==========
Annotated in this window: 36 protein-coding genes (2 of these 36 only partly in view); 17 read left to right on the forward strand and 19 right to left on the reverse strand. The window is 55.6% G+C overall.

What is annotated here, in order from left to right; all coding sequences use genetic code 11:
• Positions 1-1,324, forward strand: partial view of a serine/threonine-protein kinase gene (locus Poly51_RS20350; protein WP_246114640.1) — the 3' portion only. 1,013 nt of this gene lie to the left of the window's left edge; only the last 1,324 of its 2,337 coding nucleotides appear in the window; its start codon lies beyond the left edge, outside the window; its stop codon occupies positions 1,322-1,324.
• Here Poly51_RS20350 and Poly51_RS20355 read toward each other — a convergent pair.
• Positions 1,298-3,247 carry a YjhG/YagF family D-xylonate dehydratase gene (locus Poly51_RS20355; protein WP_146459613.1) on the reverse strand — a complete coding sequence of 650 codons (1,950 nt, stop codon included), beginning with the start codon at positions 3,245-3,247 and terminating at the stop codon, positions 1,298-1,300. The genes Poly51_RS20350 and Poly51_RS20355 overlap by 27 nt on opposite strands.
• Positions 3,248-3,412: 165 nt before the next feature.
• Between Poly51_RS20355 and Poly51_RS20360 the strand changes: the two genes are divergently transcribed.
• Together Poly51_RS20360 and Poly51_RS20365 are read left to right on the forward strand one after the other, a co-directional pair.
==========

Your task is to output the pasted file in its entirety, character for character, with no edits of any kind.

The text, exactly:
Annotated in this window: 36 protein-coding genes (2 of these 36 only partly in view); 17 read left to right on the forward strand and 19 right to left on the reverse strand. The window is 55.6% G+C overall.

What is annotated here, in order from left to right; all coding sequences use genetic code 11:
• Positions 1-1,324, forward strand: partial view of a serine/threonine-protein kinase gene (locus Poly51_RS20350; protein WP_246114640.1) — the 3' portion only. 1,013 nt of this gene lie to the left of the window's left edge; only the last 1,324 of its 2,337 coding nucleotides appear in the window; its start codon lies beyond the left edge, outside the window; its stop codon occupies positions 1,322-1,324.
• Here Poly51_RS20350 and Poly51_RS20355 read toward each other — a convergent pair.
• Positions 1,298-3,247 carry a YjhG/YagF family D-xylonate dehydratase gene (locus Poly51_RS20355; protein WP_146459613.1) on the reverse strand — a complete coding sequence of 650 codons (1,950 nt, stop codon included), beginning with the start codon at positions 3,245-3,247 and terminating at the stop codon, positions 1,298-1,300. The genes Poly51_RS20350 and Poly51_RS20355 overlap by 27 nt on opposite strands.
• Positions 3,248-3,412: 165 nt before the next feature.
• Between Poly51_RS20355 and Poly51_RS20360 the strand changes: the two genes are divergently transcribed.
• Together Poly51_RS20360 and Poly51_RS20365 are read left to right on the forward strand one after the other, a co-directional pair.